The Very Wealthy Play by Different Rules
One of the better things about campaigns these days is that candidates for President are required not just to disclose their net worth and total assets, but also disclose the details of those holdings. The logic is that in a democracy voters are entitled to know if a candidate is pursuing policies which would benefit them personally or their holdings specifically. We now know, for example, that the tax proposals of Mr. Romney could, if enacted, result in tax savings for he and his family in the hundred million dollar plus range.
But there is a loophole in the disclosure law, and people like Mr. Romney take full advantage of that loophole.
In 48 accounts from Bain Capital, the private equity firm he founded in Boston, Romney declined on his financial disclosure forms to identify the underlying assets, including his holdings in a company that moved U.S. jobs to China and a California firm once owned by Bain that filed for bankruptcy years ago and laid off more than 1,000 workers.
So how does Mr. Romney avoid the disclosure required of ordinary mortals. Well he has a confidentiality agreement and the people who regulate this sort of thing have allowed those agreements to trump disclosure laws.
But since the 2004 campaign — when Democratic presidential candidate John Kerry declined to disclose some of his wife’s holdings — the Office of Government Ethics has permitted nominees and presidential candidates to postpone revealing underlying assets in investment accounts that have a legally binding confidentiality agreement.
(yes Democrats do this sort of thing too, wealth being a more powerful factor than politics).
Even Republicans are somewhat aghast at the lack of transparency by the Romney campaign and the candidate.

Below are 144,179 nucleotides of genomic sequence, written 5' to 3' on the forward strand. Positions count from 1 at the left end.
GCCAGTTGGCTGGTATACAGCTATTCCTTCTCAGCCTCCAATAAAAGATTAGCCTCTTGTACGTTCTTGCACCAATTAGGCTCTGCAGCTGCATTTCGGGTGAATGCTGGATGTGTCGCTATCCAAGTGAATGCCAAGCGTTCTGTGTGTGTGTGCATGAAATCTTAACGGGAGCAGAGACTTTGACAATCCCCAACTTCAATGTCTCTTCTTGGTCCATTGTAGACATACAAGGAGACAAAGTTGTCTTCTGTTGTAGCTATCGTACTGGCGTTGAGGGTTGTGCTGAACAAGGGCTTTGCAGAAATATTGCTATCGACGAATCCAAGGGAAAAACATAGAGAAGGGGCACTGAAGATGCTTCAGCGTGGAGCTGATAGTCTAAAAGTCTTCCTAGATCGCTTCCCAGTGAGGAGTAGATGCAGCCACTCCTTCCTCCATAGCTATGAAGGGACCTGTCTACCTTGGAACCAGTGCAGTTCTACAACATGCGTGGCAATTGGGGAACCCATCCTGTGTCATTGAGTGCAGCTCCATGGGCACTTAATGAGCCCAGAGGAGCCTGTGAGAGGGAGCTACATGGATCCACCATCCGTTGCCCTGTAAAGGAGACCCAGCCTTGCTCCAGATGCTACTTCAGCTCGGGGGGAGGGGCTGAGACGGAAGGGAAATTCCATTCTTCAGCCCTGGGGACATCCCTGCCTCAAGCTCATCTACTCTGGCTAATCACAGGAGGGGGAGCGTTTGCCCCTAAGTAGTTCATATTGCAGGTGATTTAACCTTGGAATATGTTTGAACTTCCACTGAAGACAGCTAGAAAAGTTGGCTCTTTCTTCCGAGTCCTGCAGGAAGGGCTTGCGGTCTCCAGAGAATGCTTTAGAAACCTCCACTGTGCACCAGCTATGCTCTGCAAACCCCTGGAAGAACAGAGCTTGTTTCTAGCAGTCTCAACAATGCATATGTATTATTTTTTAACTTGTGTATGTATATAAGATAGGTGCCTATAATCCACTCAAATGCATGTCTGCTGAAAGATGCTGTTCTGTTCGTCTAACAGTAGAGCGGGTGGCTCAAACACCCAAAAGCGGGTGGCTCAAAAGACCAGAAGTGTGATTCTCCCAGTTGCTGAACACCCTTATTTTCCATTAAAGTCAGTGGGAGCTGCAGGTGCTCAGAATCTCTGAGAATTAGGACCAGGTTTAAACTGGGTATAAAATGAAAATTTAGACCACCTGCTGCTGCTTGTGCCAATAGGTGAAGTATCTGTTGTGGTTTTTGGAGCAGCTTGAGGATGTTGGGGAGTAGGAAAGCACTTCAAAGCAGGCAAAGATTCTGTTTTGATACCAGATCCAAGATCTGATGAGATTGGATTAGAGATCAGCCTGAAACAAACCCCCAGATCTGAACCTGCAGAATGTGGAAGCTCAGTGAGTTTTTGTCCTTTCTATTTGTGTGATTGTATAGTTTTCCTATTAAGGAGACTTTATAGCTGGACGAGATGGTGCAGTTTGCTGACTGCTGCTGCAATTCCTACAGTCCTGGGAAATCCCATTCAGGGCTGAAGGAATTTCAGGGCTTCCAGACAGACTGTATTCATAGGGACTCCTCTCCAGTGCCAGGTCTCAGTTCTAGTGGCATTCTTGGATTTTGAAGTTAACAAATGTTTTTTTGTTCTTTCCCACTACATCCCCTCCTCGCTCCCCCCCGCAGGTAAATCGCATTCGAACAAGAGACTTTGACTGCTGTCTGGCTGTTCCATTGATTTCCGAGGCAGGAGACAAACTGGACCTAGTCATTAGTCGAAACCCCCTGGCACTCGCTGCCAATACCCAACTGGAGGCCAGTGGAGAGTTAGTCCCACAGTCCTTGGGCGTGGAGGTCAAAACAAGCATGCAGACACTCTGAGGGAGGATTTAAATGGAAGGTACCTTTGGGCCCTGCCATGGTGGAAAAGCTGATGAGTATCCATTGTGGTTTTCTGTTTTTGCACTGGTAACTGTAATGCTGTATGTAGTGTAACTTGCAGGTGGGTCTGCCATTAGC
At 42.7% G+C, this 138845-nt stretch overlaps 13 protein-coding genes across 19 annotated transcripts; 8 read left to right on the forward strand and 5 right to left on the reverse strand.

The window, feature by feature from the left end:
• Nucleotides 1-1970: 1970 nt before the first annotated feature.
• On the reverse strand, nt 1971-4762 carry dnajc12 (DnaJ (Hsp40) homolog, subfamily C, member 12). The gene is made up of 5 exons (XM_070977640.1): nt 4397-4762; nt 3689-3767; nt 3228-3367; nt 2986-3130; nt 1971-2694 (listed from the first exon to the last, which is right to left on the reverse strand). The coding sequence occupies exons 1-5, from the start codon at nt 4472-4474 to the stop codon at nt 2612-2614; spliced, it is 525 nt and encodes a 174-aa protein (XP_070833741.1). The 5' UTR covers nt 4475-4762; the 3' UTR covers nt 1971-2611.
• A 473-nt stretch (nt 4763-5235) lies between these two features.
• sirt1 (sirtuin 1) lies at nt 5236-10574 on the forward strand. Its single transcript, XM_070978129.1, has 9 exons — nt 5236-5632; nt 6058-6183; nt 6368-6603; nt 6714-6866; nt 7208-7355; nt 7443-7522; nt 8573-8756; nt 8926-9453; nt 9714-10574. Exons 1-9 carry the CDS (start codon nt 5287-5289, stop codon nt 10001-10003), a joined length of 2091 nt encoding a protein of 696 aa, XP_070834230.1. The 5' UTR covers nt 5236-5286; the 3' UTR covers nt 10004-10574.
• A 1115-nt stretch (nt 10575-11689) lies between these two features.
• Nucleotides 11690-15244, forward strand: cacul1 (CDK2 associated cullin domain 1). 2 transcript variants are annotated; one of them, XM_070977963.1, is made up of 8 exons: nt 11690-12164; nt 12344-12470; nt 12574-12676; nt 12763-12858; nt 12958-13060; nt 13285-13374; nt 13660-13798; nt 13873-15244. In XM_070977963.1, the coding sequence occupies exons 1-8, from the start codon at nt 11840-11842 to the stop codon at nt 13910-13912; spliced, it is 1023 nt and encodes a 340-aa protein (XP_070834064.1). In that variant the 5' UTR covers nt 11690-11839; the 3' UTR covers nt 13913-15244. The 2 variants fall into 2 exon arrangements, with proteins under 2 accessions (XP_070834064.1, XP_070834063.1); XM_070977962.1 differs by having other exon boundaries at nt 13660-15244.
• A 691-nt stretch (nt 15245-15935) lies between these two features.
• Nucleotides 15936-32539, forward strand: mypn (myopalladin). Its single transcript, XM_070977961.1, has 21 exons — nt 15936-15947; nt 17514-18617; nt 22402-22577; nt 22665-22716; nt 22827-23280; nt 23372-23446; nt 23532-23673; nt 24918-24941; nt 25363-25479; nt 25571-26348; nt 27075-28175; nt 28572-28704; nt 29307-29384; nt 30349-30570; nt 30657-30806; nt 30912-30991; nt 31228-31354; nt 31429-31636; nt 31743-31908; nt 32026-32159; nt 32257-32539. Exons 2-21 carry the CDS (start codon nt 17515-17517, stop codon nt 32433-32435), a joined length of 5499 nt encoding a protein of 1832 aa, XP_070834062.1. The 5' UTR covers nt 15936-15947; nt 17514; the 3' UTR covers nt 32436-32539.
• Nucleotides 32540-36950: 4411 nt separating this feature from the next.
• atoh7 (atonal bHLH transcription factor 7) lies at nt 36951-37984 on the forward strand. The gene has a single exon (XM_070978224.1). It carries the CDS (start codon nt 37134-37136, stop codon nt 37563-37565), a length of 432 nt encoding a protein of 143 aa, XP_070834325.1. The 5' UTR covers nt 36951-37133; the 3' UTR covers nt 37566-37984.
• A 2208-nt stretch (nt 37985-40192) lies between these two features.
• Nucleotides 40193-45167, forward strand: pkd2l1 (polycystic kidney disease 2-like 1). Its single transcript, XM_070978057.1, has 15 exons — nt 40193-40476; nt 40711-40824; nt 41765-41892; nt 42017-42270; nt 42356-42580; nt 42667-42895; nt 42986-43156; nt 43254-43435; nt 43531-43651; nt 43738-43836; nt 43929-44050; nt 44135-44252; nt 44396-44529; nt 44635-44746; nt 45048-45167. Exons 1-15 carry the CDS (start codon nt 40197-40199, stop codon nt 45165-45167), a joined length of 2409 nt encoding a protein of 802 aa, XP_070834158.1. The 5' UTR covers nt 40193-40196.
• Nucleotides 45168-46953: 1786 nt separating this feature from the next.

“His approach turns the whole purpose of the ethics statute on its ear,” said Cleta Mitchell, a Republican lawyer who has represented dozens of candidates and officials in the disclosure process, including Romney’s leading challenger for the GOP nomination, Rick Santorum.
Of course Mr. Romney wants to release the information, he even asked Bain for permission to do so,
But his advisers say Bain holdings, the source of most of his wealth, are kept confidential at the request of Bain management for proprietary business reasons. Romney’s attorneys asked Bain officials to release information about the funds, but the request was denied, according to Saul.
(wink, wink, nod, nod).
The legal point here is that law trumps private agreements. One cannot enter into a private agreement that is in opposition to legal requirements, people cannot ‘contract’ away illegality. But of course government regulation in this area is weak and ineffective, and besides, these are rich people we are talking about. They don’t play by the same rules everyone else has to.